El·e·na [el-uh-nuh, uh-ley-nuh; It. e-le-nah] /ˈɛlənə, əˈleɪnə; It. ɛˈlɛnɑ/ –noun a female given name, form of Helen // A proud student of His Eminence Tsem Rinpoche // Personal assistant with a BSc (Hons) Psych from Uni of Warwick // These are snapshots of my life, in words and pictures

Breakfast

March 3, 2011 0

(Taken with my iPhone)

I can’t remember when it was but sometime last week, I woke up and realised that being vegetarian had become effortless.

There was a time when I would say “omg I miss meat” and really mean it but now, meh – the feeling’s 99% gone.

I started my slow journey in 2006, when I first cut out land-based animals. Since I’d never eaten beef in my life, and rarely ate lamb or mutton, cutting out chicken and pork weren’t too difficult. It wasn’t until 2010 that I cut out seafood too.

To be honest, I didn’t become vegetarian for animal welfare, for health reasons or for economical reasons. I’m not saying those reasons aren’t valid; I’m saying they weren’t the reasons why I did it. I didn’t actually have a reason at all, which is probably why it took me much longer to get into it.

I remember when I first decided to cut out the meat – I was frying up some bacon for a sarnie when I looked at the packet. I mean, I really looked at the packet. With the ripples of fat, and being a foodie and knowing pig anatomy, I immediately visualised where from the pig the flesh had come off…and I was totally grossed out.

That packet of bacon got dumped.

Fast-forward four years, and one day I just decided not to eat seafood anymore. No reason to it whatsoever, I just decided. Now you have to understand, I LOVE food and of all the food there is, I loveloveLOVE(d) seafood. Deciding it just like that was difficult; in the first week, I thought about turning back more than once.

My commitment to being meat-free must not have been very strong because a couple of weeks later, something very perception-shattering happened for me.

I found myself in a car alone with Rinpoche and Seng Piow. I remember it clearly – together with Su Ming and Wendy, we had taken Sara and Aunt Matza to Starhill, had dinner there, and we were on our way back to the Ladrang.

We were talking about other things when out of the blue, Rinpoche said, “You know, it’s okay if you want to slip once in a while and eat meat.”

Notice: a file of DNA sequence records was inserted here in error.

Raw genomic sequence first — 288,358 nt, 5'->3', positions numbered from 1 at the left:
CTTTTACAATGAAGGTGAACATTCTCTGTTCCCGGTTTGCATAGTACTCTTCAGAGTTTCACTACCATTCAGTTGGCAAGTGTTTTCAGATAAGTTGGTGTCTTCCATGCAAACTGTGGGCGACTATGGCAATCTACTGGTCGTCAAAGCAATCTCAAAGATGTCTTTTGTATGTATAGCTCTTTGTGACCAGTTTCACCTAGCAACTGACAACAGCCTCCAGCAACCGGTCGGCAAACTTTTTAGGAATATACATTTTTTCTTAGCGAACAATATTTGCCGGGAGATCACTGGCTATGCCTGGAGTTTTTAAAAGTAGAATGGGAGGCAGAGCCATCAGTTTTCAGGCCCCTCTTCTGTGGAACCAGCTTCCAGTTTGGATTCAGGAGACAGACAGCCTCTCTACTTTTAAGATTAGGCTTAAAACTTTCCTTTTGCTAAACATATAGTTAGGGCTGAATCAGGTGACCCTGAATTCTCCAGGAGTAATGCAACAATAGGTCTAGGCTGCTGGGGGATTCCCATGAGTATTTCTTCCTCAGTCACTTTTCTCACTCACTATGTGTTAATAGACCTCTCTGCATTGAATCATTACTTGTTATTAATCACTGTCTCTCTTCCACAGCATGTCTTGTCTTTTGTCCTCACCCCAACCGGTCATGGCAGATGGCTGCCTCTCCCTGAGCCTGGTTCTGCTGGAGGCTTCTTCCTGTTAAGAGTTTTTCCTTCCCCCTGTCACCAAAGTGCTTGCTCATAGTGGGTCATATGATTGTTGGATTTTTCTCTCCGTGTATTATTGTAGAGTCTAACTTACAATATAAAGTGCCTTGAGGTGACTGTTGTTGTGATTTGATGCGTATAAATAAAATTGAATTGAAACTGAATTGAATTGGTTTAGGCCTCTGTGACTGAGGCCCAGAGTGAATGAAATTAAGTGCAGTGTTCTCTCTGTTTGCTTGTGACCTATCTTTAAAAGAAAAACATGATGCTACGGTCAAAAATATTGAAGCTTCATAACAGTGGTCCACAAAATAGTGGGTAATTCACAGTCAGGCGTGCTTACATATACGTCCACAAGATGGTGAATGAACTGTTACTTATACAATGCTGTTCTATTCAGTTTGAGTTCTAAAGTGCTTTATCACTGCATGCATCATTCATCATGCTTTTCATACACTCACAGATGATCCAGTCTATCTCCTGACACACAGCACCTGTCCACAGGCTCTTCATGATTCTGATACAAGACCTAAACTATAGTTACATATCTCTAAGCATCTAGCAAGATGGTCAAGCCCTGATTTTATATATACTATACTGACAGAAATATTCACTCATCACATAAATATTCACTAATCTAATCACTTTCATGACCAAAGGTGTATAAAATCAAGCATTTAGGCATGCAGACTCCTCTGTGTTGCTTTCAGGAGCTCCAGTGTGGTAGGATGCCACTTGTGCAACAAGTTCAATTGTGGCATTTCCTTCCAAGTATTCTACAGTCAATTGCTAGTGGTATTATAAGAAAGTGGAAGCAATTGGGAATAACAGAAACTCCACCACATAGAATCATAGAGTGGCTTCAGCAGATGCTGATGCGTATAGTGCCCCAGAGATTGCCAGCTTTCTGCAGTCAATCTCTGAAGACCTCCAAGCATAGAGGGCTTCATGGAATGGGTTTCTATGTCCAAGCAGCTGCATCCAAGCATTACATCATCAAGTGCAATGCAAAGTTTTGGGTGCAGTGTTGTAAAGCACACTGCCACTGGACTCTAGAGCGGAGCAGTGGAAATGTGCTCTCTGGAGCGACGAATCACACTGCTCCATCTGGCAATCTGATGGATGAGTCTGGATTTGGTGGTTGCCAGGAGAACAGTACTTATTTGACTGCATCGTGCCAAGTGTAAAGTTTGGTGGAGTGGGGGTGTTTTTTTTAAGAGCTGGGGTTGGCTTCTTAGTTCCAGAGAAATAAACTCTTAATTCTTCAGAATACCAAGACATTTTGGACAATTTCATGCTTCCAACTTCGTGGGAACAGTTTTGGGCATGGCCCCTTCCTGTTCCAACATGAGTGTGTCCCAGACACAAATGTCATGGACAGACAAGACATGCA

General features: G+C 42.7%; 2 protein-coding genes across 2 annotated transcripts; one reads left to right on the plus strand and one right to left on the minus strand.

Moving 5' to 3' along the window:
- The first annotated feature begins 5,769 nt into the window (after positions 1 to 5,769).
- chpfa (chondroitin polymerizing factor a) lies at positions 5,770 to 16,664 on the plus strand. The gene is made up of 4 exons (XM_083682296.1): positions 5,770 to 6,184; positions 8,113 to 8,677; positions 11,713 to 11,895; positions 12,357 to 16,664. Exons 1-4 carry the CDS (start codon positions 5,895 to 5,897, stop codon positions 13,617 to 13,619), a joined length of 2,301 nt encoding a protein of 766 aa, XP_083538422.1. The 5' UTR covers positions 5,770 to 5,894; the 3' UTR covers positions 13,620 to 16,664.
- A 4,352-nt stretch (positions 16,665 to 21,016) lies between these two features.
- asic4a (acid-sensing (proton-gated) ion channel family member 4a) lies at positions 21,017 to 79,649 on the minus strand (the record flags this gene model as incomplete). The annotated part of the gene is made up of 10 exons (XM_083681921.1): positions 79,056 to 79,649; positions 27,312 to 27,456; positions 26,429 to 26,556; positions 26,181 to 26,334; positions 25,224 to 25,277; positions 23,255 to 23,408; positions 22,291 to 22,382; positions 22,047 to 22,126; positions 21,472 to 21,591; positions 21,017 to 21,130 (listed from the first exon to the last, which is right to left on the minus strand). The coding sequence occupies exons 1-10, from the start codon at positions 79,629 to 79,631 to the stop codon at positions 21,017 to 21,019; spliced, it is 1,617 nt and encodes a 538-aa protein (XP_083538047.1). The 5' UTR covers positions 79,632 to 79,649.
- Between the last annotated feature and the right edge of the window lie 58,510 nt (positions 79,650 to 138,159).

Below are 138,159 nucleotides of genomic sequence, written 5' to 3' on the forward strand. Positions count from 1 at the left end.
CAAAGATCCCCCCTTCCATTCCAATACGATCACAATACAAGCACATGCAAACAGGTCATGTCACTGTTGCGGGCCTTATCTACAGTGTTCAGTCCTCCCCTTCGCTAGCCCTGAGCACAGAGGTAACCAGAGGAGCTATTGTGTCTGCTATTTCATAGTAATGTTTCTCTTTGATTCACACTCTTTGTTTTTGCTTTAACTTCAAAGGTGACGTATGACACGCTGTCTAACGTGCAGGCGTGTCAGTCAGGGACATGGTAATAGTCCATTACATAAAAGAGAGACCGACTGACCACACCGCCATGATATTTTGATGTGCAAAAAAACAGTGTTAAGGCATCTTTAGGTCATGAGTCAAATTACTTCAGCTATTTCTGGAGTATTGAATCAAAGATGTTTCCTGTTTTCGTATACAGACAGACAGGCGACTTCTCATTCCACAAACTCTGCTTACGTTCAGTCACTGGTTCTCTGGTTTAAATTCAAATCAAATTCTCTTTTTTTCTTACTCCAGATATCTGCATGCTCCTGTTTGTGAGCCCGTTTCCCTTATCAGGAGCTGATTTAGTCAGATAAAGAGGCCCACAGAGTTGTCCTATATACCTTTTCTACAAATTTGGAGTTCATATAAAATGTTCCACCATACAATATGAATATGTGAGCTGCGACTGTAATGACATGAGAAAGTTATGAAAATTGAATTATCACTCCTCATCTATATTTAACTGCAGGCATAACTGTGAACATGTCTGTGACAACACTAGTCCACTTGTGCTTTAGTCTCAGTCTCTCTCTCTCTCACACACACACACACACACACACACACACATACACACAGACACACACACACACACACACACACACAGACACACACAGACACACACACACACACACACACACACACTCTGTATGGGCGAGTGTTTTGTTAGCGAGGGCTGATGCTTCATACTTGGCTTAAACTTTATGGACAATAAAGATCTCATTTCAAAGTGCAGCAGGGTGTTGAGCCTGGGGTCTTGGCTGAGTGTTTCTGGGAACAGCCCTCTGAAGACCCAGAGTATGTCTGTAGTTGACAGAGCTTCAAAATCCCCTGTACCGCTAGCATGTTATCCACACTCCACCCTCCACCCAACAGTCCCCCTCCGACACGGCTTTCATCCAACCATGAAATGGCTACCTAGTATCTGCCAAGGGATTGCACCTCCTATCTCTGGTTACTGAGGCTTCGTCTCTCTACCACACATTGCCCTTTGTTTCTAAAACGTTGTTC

Uhhh say WHAT?

Aside from the fact the statement was totally unrelated to the conversation, the Buddhist teacher who encourages everyone NOT to eat meat, is telling ME it’s okay for me to slip?!

Rinpoche continued, “I know you can’t do it all the time, so it’s fine if you slip once in a while. You don’t have to feel guilty about it.”

Since that day, never once have I considered eating meat.

I really don’t know why or how it worked, but it put into context for me my teacher’s skilful means. Knowing how my mind works (and knowing it better than I know it myself!), he has never told me outright that I need to stop eating meat.

In fact, never once has he ever directly pushed me to drop meat. He knew such direct methods wouldn’t work. All Rinpoche had to do was say the right thing at the right time, ever so subtly, so I would commit myself to a meat-free lifestyle.

HE adjusted himself for stupid, selective ME, to save me from MYSELF.

Talk about compassionate.

So what makes a real teacher? To me, that’s just it. Those experiences with Rinpoche, though they may seem like passing remarks or insignificant to the rest of the world, shows me he’s a real teacher.

And thus, just from breakfast alone, I am reminded of the kindness of my lama, and the gratitude I will practise for the rest of the day, and the rest of my life.

, , , , , , , , , Reflections and Teachings, Vegetarianism, Tsem Rinpoche

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